For example, in January 2009 the CBO reported that for fiscal year 2008 (FY2008) the "on-budget deficit" was $638 billion, offset by an "off-budget surplus" (mainly due to Social Security revenue in excess of payouts) of $183 billion, for a "total deficit" of $455 billion. This latter figure was the one commonly reported in the media. However, an additional $313 billion was required for "the Treasury actions aimed at stabilizing the financial markets," an unusually high amount due to the Subprime mortgage crisis . This meant that the "debt held by the public" increased by $768 billion ($455B + $313B = $768B). The "off-budget surplus" was borrowed and spent (as is typically the case), increasing the "intra-governmental debt" by $183 billion. So the total increase in the "National debt" in FY2008 was $768B +$183B = $951 billion.  The Treasury Department reported an increase in the National Debt of $1,017B for FY2008.  The $66 billion difference is likely due to "supplemental appropriations" for the War on Terror, some of which were outside the budget process entirely until President Obama began including most of them in his FY2010 budget. 
After it captured the islands from Japan during World War II, the United States administered the Trust Territory of the Pacific Islands from 1947 to 1986 (1994 for Palau). The Northern Mariana Islands became a . territory (part of the United States), while Federated States of Micronesia , the Marshall Islands , and Palau became independent countries. Each has signed a Compact of Free Association that gives the United States exclusive military access in return for . defense protection and conduct of military foreign affairs (except the declaration of war) and a few billion dollars of aid. These agreements also generally allow citizens of these countries to live and work in the United States with their spouses (and vice versa), and provide for largely free trade. The federal government also grants access to services from domestic agencies, including the Federal Emergency Management Agency , National Weather Service , the United States Postal Service , the Federal Aviation Administration , the Federal Communications Commission , and . representation to the International Frequency Registration Board of the International Telecommunication Union .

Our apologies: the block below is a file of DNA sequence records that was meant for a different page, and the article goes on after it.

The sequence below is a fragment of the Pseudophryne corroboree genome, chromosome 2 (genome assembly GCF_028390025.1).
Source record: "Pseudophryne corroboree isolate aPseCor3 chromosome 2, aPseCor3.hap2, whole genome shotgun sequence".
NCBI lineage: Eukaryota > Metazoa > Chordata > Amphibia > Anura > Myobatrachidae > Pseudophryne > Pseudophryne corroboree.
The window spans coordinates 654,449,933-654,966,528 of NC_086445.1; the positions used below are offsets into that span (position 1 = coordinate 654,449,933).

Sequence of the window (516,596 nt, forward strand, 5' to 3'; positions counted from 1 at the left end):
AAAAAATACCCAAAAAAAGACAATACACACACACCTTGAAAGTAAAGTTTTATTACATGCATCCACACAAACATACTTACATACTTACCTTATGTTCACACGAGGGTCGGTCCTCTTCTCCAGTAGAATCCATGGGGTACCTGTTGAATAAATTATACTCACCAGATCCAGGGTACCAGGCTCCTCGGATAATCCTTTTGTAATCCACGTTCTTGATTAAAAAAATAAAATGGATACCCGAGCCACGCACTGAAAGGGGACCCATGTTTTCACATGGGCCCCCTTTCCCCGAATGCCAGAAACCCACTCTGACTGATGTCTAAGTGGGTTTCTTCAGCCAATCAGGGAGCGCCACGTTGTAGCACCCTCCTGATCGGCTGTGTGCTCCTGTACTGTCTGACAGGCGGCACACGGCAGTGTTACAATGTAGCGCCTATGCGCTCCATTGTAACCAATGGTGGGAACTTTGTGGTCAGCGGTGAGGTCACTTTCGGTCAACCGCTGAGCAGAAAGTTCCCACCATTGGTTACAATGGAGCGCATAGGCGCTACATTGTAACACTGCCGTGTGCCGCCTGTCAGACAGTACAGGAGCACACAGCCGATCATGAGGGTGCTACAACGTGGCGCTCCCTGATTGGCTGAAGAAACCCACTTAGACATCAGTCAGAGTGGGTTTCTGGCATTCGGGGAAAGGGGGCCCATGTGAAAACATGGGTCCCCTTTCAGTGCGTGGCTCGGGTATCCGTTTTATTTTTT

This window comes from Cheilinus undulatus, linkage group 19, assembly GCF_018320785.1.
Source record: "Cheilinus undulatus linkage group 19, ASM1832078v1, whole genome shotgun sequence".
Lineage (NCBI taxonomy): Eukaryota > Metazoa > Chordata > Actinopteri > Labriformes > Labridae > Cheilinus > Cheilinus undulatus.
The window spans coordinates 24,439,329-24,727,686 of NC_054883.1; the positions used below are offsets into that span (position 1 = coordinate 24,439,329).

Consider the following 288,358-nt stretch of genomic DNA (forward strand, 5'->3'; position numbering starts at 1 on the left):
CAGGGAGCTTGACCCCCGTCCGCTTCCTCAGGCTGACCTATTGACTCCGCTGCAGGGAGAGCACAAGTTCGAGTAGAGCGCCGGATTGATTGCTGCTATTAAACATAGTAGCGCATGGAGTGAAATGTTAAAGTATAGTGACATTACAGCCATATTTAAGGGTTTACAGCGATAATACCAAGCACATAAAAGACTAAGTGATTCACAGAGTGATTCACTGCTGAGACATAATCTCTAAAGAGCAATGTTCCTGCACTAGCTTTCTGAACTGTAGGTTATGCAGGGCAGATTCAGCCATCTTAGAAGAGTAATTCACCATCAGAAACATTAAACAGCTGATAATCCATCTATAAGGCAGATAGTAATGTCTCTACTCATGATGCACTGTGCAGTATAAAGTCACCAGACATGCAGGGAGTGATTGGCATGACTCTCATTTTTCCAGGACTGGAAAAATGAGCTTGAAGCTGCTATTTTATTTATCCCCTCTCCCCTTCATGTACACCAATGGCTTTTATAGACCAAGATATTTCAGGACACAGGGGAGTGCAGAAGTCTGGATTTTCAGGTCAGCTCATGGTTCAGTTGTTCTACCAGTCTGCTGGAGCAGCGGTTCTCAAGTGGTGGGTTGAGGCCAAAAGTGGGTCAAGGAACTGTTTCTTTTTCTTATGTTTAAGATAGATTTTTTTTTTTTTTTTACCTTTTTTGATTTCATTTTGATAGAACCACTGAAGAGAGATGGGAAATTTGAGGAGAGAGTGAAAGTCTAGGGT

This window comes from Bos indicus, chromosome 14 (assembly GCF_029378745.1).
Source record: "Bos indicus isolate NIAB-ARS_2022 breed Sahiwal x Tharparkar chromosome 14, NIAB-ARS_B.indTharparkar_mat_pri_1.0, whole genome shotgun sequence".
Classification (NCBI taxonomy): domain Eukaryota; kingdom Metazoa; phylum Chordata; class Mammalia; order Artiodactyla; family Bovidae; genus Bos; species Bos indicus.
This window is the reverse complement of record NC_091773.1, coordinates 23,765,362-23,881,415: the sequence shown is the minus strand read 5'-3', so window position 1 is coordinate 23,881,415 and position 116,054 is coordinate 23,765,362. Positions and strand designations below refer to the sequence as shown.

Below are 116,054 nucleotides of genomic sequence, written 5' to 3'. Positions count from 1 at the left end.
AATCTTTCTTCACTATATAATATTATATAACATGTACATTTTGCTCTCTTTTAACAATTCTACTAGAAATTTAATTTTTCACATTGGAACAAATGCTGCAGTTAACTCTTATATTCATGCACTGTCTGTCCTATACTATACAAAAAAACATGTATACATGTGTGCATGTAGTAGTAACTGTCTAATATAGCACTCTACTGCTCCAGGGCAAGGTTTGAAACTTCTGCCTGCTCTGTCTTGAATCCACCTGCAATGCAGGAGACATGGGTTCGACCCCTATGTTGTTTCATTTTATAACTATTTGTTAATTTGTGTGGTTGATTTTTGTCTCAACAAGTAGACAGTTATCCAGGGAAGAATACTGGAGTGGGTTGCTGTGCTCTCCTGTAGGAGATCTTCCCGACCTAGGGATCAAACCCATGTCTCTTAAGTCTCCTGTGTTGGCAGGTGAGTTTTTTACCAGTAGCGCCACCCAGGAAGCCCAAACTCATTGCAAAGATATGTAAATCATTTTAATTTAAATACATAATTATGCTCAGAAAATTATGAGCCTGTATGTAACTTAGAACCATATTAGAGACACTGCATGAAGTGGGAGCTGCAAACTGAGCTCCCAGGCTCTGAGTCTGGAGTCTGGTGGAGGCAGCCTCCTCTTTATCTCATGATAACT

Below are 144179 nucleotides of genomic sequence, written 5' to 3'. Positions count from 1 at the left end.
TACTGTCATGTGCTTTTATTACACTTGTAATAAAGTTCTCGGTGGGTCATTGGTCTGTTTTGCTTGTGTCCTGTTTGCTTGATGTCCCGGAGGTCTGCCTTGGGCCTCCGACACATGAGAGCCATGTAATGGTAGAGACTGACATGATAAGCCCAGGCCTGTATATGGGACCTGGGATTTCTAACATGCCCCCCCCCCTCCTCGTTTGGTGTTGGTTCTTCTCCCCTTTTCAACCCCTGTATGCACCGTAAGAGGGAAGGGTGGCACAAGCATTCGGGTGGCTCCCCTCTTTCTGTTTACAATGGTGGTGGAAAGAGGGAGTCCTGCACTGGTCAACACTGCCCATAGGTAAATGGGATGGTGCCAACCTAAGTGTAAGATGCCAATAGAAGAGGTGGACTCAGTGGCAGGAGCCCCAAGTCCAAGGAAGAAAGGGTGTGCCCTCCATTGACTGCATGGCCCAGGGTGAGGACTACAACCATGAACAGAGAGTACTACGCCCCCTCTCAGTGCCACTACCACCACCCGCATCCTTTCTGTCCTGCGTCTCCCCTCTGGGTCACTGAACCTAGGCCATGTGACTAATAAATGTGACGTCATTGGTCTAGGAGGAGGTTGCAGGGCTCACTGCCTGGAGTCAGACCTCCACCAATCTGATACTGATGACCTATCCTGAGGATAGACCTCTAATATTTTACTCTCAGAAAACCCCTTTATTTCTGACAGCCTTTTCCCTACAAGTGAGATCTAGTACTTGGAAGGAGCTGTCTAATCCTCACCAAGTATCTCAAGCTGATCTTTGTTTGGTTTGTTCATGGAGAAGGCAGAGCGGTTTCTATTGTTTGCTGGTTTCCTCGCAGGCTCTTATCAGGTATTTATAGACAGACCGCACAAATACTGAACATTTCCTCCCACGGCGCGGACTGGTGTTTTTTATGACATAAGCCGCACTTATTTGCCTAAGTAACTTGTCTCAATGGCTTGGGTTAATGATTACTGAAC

To determine how many . bombs were dropped on each Iraq and Syria, we looked at the percentage of total . OIR airstrikes conducted in each country. They were nearly evenly split, with percent (or 2,941 airstrikes) carried out in Iraq, and percent (or 2,963 airstrikes) in Syria. Therefore, the number of bombs dropped were also nearly the same in the two countries (12,095 in Iraq; 12,192 in Syria). Last year, the United States conducted approximately 67 percent of airstrikes in Iraq in 2016, and 96 percent of those in Syria.